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Calcutta University gets government admission nod

June 12 was the last date for candidates to submit forms online
Several colleges had written to Calcutta University complaining that a considerable number of seats in the their institutions were vacant even after June 12, the last date for receiving applications online.
Several colleges had written to Calcutta University complaining that a considerable number of seats in the their institutions were vacant even after June 12, the last date for receiving applications online.
Picture: Calcutta University website

Our Special Correspondent   |   Calcutta   |   Published 29.06.19, 07:05 PM

The higher education department on Saturday allowed Calcutta University to let its colleges reopen their portals to enable students submit fresh applications for admission to undergraduate courses.

June 12 was the last date for candidates to submit forms online.

At several colleges the largest number of vacancies are in the category reserved for SC, ST OBC-A and OBC-B and the physically handicapped, a university official said.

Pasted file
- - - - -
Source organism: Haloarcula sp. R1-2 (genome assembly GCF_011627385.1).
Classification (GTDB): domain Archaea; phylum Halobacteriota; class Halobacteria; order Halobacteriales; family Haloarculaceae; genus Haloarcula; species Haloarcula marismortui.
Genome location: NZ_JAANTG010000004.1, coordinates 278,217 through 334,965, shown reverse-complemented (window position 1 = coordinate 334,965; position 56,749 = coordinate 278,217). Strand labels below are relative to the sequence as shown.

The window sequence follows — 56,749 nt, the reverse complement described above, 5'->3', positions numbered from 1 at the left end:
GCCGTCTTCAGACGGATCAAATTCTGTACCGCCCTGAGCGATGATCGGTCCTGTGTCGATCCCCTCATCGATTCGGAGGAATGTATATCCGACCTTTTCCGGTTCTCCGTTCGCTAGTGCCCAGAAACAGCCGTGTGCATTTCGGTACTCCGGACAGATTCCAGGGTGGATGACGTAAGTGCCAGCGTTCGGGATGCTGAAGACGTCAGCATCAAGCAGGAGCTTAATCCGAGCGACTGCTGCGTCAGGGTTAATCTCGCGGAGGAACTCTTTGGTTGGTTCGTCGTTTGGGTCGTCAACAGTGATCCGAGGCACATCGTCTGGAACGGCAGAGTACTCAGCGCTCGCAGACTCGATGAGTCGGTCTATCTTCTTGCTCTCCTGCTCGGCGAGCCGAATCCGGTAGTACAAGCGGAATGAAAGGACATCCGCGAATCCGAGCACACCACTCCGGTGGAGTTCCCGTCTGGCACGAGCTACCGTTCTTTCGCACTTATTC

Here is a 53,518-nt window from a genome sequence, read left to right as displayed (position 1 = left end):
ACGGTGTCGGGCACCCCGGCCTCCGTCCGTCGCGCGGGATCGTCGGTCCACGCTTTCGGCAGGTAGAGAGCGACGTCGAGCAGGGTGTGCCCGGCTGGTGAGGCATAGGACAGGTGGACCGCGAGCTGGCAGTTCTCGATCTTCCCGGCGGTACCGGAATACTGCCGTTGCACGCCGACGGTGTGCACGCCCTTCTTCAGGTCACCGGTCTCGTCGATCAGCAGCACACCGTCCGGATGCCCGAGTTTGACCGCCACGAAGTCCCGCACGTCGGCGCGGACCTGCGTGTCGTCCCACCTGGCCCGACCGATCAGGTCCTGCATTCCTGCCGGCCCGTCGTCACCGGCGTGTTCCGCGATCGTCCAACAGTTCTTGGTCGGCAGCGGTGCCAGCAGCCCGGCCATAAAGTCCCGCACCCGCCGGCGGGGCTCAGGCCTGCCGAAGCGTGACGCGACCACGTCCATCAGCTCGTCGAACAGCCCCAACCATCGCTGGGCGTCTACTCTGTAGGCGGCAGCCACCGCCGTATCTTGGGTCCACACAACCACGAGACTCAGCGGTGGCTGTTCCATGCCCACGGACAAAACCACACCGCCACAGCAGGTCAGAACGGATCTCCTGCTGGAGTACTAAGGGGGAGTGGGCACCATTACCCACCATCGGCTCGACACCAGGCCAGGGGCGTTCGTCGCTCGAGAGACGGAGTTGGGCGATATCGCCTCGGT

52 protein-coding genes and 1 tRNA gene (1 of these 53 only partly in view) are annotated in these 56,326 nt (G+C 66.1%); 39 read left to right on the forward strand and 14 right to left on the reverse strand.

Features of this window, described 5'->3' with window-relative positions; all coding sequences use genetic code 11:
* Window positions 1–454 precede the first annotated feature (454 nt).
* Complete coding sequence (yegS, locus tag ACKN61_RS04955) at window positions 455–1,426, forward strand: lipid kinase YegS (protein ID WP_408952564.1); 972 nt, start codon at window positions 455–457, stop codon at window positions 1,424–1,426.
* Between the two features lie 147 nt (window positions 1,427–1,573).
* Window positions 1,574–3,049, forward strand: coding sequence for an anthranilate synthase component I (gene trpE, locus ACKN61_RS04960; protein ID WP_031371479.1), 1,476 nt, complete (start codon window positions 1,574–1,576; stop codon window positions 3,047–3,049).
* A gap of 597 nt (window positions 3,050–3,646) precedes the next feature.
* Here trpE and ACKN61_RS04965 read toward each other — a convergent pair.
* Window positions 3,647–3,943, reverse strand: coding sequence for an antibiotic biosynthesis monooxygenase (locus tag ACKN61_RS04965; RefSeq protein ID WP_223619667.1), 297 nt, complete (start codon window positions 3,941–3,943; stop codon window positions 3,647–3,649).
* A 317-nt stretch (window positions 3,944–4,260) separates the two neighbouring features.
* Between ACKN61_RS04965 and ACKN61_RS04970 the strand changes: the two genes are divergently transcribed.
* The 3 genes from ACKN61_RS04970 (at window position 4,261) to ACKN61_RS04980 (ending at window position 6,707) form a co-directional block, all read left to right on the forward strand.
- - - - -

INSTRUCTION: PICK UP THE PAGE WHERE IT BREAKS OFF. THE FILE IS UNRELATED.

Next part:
A little more than 45 per cent of the total seats in every college is reserved for these categories, according to some college principals. A maximum of 10 per cent of the reserved seats have been filled so far.

There are takers for the reserved seats in Purulia and Midnapore districts, they said.

Of the 2,200 reserved seats, 750 are vacant, the principal of a south Calcutta college said.

In some colleges, general category seats, too, are vacant in certain subjects such as philosophy and economics.

In 2013, the state government had made it compulsory for colleges to reserve 17 per cent of the seats for OBC-A and B students.

The government had asked colleges to increase the number of general seats in the same proportion over six years.

Several colleges had written to the university complaining that a considerable number of seats in the their institutions were vacant even after June 12, the last date for receiving applications online. 

“Several colleges wanted us to allow them to reopen their portals,” Ashish Kumar Chatterjee, university pro-vice chancellor, academic affairs, said.

“So, we had referred the matter to the government,” Kumar said.



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